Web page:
Das Boot

I first saw the original 1981 Wolfgang Petersen version of Das Boot on TV sometime in the late 80s. But it wasn’t until a 1998 re-release of the extended director’s cut of the film, that I saw in a cinema on Lower Regent Street, that I can honestly say that I saw it properly. That version ran to 207 minutes of often great intensity – as though you were trapped inside the cramped confines of a U-boat alongside the forty or so men aboard the vessel. Petersen also produced a TV mini-series version of the film.

There’s a whole genre of submarine films that have come and gone over the years that include notable entries: John McTiernan’s The Hunt for Red October and Kathryn Bigelow’s K19: The Widow Maker and probably the two of the better titles. But Das Boot stands alone at the top. So what should be made of a new version of the story coming from Sky Deutschland?

The first thing to say is that this is more of a sequel than a remake. We follow the crew of a different boat, U-612, although it too is based in La Rochelle on the French Atlantic coast. U-612 is fresh from the factory and Captain Hoffman is given his first command with the boat. It’s late 1942, and things aren’t going so well, with more U-boats being lost at sea. In fact, by this point in the war, crypt-analysts at Bletchley Park were fairly reliably breaking the Enigma code that was being used by the German navy.

To expand out the series a little, this new version of Das Boot has two simultaneous storylines. The U-boat itself is fairly quickly diverted into carrying out a secret mission – not something that everyone aboard appreciates doing. Meanwhile on land, there is a story based around a cell of communist resistance fighters trying to disrupt the German war effort.

The key link between the two stories is provided by Simone Strasser (Vicky Krieps), who has just arrived in La Rochelle as a translator for at first the German navy and later the Gestapo, and her brother Frank (Leonard Schleicher) who has at the last minute been brought aboard U-612 as the radio operator.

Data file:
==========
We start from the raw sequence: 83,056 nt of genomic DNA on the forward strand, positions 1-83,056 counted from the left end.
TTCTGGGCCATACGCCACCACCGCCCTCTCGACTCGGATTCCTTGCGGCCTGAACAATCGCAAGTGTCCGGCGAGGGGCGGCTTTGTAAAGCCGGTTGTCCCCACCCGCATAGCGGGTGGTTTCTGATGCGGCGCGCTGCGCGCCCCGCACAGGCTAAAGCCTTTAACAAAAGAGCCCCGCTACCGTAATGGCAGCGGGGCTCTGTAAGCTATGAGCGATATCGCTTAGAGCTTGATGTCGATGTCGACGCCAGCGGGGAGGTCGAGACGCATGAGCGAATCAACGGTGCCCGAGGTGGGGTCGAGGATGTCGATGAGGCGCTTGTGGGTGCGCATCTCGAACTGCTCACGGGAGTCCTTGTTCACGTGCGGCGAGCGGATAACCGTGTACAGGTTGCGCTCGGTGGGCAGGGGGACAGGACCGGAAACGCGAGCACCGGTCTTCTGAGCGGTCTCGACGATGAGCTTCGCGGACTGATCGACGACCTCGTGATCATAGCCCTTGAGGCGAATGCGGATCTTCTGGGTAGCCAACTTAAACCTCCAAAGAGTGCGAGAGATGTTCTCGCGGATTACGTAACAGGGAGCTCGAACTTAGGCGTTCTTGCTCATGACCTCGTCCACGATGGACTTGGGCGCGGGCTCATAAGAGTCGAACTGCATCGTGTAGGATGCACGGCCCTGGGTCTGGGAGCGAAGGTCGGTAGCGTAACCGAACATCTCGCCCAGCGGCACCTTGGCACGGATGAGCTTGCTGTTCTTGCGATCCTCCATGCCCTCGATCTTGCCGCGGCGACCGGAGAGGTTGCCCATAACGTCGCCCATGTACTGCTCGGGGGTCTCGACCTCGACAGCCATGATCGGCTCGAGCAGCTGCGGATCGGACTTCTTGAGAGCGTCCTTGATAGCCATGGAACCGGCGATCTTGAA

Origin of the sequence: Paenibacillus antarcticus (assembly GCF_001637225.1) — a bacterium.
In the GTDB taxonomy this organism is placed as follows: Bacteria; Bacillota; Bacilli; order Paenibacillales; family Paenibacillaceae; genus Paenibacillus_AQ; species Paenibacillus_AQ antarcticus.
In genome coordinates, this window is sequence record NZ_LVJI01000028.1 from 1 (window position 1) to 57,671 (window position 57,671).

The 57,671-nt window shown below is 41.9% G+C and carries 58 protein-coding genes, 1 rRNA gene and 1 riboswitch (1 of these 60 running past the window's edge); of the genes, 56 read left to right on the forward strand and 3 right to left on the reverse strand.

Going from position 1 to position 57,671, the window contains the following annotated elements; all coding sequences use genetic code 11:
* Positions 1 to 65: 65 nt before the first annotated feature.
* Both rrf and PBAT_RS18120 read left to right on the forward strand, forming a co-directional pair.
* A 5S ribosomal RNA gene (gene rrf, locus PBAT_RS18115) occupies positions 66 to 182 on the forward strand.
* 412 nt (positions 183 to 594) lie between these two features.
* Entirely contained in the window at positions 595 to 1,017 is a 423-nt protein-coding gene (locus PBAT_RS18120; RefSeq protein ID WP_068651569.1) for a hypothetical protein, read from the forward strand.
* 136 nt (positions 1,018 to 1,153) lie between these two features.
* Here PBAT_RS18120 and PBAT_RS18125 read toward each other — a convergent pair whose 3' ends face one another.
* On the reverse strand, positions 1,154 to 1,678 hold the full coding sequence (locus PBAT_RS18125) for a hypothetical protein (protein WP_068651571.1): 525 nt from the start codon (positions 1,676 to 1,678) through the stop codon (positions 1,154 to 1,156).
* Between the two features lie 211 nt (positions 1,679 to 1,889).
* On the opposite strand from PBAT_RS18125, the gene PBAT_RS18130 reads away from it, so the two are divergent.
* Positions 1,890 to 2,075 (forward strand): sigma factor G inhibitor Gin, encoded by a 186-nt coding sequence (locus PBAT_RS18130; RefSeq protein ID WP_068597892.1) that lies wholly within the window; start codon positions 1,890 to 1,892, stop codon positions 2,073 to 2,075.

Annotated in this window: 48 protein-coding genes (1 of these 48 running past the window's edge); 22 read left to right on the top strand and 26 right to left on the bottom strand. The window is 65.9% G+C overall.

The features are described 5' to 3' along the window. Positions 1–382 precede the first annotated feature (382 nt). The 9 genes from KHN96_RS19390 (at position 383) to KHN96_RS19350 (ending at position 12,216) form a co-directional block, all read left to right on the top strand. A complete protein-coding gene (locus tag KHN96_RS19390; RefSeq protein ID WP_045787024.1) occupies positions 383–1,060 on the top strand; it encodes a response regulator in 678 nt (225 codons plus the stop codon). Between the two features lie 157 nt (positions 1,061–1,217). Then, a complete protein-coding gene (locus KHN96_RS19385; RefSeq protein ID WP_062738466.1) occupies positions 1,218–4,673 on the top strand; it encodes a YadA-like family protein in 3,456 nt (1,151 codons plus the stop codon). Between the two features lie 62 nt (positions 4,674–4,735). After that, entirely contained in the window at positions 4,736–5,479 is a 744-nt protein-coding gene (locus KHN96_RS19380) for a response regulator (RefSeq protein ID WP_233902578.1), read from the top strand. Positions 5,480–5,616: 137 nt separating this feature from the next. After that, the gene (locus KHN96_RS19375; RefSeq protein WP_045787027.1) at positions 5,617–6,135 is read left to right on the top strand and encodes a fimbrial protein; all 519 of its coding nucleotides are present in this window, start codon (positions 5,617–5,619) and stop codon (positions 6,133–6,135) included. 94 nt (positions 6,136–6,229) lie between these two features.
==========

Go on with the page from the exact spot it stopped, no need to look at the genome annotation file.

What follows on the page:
Frank has become a father with a local barmaid who happens to be Jewish, and has started providing information to the resistance led by Carla (Lizzy Caplan), a former fighter from the Spanish Civil War.

This is a production that has had millions spent on it. It’s hard to tell where physical life-size U-boat replicas stop and CGI effects begin – I note that they shot in Malta which has the world’s largest water tanks for filming any productions of a nautical theme. The real La Rochelle U-boat base is used, as it was in the 1981 feature, and a variety of French towns and villages provide a great sense of wartime atmosphere.

There is a single director across the entire series – Andreas Prochaska – something that doesn’t always happen with TV series. But it means that you end up with a very consistent tone across the whole piece.

And the music is superb, with Klaus Doldinger’s original memorable theme being reused to great effect by Matthias Weber who has scored this TV series.

There are similarities with the 1981 film – both versions beginning with the U-boat crews spending a final night in the local brothel before they embark on what might become a months long voyage. And the cramped quarters and differences between the officers and men are the same as you always get. But then to do anything else would be unrealistic.

Sky Deutschland really is on a roll at the moment, with first Babylon Berlin and now this. The good news is that both series are returning, and I personally can’t wait!